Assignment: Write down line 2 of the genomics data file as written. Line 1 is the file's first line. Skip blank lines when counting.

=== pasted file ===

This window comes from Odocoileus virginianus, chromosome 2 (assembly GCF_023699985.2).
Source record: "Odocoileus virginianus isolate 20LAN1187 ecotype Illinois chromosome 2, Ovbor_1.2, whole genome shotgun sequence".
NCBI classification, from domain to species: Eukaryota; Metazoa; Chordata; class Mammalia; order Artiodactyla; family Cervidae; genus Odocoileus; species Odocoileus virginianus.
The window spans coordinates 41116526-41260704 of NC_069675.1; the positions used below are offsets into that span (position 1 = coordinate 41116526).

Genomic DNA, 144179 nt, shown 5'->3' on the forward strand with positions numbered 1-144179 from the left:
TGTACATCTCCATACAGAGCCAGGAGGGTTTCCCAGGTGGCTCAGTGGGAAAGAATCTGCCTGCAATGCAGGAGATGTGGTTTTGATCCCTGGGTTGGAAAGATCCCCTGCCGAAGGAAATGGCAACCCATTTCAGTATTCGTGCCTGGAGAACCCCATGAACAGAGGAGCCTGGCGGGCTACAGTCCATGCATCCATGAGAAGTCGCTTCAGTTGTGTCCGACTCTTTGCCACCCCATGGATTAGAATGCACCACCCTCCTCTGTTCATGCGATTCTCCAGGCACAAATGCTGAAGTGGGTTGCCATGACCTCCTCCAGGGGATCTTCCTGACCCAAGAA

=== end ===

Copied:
Source record: "Odocoileus virginianus isolate 20LAN1187 ecotype Illinois chromosome 2, Ovbor_1.2, whole genome shotgun sequence".